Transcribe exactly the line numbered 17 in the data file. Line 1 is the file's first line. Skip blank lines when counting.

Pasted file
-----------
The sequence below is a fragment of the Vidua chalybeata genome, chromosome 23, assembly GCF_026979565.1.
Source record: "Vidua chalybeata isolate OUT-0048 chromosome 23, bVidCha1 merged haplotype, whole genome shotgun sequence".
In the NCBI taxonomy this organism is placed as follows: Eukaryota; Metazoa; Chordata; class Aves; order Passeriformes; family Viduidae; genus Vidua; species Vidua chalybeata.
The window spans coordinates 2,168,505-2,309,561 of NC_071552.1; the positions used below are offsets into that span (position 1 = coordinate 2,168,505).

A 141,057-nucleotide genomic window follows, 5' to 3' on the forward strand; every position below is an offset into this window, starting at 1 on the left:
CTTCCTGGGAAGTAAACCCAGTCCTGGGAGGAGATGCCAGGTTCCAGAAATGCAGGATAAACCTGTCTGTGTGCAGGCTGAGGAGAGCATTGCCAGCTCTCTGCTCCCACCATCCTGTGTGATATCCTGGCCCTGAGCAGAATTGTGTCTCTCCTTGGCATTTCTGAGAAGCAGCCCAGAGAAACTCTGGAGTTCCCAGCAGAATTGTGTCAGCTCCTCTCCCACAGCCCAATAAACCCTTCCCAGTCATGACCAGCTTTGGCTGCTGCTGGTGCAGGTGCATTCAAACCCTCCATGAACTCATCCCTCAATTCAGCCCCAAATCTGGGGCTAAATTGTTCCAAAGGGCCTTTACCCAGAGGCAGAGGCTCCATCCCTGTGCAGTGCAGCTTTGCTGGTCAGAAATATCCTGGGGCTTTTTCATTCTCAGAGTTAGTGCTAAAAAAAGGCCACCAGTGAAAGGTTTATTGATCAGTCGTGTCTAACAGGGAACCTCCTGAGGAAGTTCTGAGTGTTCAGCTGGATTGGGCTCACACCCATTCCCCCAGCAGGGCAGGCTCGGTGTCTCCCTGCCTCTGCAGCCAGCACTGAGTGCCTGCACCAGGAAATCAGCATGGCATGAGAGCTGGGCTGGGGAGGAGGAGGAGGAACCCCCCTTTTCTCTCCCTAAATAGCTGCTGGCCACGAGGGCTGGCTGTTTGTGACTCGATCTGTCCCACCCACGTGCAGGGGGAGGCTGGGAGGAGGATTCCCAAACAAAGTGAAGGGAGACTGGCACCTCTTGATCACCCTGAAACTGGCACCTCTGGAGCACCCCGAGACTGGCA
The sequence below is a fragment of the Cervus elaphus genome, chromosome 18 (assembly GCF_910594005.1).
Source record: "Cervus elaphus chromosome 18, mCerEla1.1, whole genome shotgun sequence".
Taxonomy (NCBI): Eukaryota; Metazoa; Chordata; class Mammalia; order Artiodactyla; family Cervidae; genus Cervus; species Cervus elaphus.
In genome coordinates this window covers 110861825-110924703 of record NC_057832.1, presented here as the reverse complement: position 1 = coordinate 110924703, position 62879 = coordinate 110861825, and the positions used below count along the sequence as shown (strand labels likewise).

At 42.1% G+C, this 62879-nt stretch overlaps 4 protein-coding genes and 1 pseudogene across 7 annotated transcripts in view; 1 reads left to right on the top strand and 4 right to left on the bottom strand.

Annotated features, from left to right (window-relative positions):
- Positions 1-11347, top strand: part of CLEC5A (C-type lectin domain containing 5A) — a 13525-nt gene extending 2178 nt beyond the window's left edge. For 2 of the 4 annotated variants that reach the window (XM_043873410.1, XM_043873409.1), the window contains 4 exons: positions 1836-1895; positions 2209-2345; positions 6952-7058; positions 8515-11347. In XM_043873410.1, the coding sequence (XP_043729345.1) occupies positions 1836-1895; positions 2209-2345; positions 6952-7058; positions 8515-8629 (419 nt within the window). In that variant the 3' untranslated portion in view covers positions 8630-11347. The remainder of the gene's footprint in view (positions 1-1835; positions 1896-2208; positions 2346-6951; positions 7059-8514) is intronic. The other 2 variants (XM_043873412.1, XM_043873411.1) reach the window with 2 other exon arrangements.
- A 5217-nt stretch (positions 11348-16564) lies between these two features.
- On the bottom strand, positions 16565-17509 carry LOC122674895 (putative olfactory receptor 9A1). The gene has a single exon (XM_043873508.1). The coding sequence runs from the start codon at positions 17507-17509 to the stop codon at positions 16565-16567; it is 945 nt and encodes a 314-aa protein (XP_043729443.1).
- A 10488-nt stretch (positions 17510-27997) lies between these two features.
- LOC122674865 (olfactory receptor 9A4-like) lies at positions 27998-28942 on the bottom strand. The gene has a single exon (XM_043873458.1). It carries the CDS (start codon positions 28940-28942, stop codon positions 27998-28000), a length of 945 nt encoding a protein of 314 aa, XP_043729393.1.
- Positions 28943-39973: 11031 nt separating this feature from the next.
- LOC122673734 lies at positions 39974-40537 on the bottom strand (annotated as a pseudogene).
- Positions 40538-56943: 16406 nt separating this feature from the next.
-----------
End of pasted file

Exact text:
- LOC122674865 (olfactory receptor 9A4-like) lies at positions 27998-28942 on the bottom strand. The gene has a single exon (XM_043873458.1). It carries the CDS (start codon positions 28940-28942, stop codon positions 27998-28000), a length of 945 nt encoding a protein of 314 aa, XP_043729393.1.